King Center community pays tribute to Diggins
SOUTH BEND -- Eager youngsters wearing red t-shirts emblazoned with thephrase, "Can you Digg it?" set up a tunnel on the basketball court atthe Martin Luther King Jr. Center on Thursday night.
And when former Notre Dame and Washington High School star SkylarDiggins started her signature hop and skip through the tunnel, dishingout high-fives, the King Center erupted with a thunderous roar tostart the send-off for Diggins to the WNBA and the Tulsa Shock.
Diggins, who was drafted No. 3 overall in the first round by theShock, heads to Tulsa on Friday. Her first practice will be onSaturday, and the Shock play an exhibition game on May 9. Tulsa opensthe season on May 25 at Atlanta. Diggins and the Shock will playagainst Chicago on Sunday, June 2, at the Allstate Arena in Rosemont,Ill. The Shock play in Indianapolis against the defending WNBAchampion Indiana Fever on Friday, June 28, at Bankers Life Fieldhouse.
"This is a special time in my life, and I'm happy to share it with thepeople of the Martin Luther King Jr. Center, where it all started,"Diggins said.
The crowd included players on The Soldiers youth basketball teamsbased at the King Center and members of the King Center community.
Diggins, who was being followed by an NBA TV crew for a documentarythat will start online at NBA.com and be televised at a later date,signed autographs and posed for pictures.
Diggins emphasized that her South Bend send-off was a celebration, andshe returned the outpouring of love with her own words of affectionfor the King Center community.
"I don't want this to be sad," Diggins said. "This is not good bye.This is see you later. It's a thank you for all of the support you'vegiven me. The success I've had is a direct reflection of you."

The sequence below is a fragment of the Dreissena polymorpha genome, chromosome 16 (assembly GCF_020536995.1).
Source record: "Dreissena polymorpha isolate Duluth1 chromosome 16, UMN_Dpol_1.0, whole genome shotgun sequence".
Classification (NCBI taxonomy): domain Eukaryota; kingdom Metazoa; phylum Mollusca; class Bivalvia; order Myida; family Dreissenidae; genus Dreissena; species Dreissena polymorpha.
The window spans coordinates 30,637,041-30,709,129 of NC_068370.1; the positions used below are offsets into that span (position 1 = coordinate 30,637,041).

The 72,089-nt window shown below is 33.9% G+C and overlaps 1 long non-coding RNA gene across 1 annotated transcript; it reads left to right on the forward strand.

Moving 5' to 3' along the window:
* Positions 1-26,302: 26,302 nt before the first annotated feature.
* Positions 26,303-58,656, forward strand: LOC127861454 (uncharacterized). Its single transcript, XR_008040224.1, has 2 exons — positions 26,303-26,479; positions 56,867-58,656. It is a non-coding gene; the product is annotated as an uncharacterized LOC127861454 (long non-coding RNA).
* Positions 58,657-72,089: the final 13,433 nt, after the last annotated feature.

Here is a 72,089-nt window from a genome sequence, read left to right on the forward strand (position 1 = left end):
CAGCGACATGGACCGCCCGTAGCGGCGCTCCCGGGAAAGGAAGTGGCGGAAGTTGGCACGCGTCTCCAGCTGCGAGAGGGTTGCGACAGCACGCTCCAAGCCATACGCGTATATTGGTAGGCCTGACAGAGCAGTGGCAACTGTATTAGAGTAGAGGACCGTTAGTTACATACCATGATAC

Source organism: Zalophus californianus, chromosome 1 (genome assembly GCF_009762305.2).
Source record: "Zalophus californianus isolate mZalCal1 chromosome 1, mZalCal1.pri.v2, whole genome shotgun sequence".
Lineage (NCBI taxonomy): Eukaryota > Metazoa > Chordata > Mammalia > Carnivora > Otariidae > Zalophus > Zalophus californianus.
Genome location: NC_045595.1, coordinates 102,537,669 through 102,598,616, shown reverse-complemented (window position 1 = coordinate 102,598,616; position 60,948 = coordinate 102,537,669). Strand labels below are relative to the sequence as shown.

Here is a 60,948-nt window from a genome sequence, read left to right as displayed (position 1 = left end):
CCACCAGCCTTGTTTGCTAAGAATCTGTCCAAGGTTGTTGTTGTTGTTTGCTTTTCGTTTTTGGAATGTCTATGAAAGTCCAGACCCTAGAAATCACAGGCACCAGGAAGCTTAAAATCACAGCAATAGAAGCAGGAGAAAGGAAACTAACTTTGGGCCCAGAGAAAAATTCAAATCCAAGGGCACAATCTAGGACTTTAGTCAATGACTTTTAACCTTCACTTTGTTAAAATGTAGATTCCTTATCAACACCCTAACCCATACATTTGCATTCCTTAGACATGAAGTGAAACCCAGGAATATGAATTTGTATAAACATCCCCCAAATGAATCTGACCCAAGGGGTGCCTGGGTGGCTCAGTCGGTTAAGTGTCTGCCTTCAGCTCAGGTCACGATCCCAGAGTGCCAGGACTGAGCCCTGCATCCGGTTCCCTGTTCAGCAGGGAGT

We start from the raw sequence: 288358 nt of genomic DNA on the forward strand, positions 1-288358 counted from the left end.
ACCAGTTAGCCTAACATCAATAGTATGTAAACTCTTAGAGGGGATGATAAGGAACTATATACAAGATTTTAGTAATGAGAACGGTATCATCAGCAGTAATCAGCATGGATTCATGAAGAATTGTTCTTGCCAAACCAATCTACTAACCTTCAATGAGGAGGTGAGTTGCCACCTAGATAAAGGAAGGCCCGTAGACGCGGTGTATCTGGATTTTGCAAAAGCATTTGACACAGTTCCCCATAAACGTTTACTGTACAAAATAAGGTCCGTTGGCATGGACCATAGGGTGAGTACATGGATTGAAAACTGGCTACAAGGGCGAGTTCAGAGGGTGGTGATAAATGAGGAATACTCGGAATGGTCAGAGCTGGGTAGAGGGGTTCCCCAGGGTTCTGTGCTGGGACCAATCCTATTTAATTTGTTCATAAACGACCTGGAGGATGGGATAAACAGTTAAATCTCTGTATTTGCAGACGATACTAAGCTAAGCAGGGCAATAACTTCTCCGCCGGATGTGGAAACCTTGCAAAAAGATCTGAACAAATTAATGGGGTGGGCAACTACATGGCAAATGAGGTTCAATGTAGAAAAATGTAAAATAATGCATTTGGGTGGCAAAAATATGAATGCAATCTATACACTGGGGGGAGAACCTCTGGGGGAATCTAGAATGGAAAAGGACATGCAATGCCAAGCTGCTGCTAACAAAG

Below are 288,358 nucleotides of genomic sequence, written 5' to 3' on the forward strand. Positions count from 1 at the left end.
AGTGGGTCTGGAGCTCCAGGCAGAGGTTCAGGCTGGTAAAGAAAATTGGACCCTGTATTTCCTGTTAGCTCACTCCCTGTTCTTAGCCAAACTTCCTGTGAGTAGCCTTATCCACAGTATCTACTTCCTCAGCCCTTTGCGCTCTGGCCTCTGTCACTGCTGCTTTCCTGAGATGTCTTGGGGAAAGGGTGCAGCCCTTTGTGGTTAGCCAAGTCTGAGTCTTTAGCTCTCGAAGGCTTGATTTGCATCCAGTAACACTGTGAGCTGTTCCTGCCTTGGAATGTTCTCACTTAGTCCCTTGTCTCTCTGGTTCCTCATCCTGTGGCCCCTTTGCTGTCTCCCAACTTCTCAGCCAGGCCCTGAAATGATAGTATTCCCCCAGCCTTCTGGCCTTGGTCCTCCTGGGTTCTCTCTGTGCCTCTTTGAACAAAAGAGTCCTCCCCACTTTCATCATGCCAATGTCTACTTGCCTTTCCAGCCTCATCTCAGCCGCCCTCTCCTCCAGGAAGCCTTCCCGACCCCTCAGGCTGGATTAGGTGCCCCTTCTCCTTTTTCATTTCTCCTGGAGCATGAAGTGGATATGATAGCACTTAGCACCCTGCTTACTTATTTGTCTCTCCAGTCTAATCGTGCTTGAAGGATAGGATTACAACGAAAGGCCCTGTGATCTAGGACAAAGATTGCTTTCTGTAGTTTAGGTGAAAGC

A 5-foot-9 point guard, Diggins shattered records at Notre Dame andSouth Bend's Washington High School after honing her skills at theKing Center, where her step-father, Moe Scott, is the director.
"I spent a lot of time here," Diggins said. "The Martin Luther KingCenter has been such a big part of my life. This is where it allstarted. It means so much to me. The people in this community havealways been so supportive of me. It's so meaningful for me to have mySouth Bend send-off here."
A 5-foot-9 point guard, Diggins led Notre Dame to three Final Fourappearances and Washington to four consecutive appearances in theIndiana high school state championship game. A two-time consensusAll-American, Diggins owns or shares 32 records at Notre Dame,including career points (2,357), steals (381), games started (144) anddouble-figure scoring games (121). She's the only Notre Damebasketball player (either gender) to score 2,000 points and have at
least 500 rebounds, 500 assists and 300 steals.
Diggins, known as a student of the game, will have a quick learningcurve with Tulsa.
"I did not get a playbook," Diggins said. "It's kind of like USABasketball, where you get six days to prepare and then you play."
Diggins has experienced a whirlwind since the Irish ended the seasonon April 7, getting drafted, wrapping up her degree, and signing withJay-Z's Roc Nation, a sports firm that is associated with CreativeArtists Agency.
Diggins wouldn't say what the Roc Nation marketing will lead to forher, but that she will have some creative say. The new firm alsosigned Victor Cruz of the New York Giants and Robinson Cano of the NewYork Yankees.
"I'm very excited about being a part of ROC," Diggins said. "It's ayoung, exciting organization. I'm proud to be the first woman signedby Roc."
Diggins' mother, Renee Scott, and her father, Moe Scott, workedtirelessly at the King Center to set up the event. Balloons in Tulsa'sred, yellow and black colors and Shock banners adorned the KingCenter, and a DJ piped in tribute music.
"We wanted Skylar to be where it all started for her," Moe Scott said."It started at Martin Luther King Center. We wanted the community andespecially the kids to understand that she made it, and they can makeit. She once stood in their shoes."
Staff writer Curt Rallo: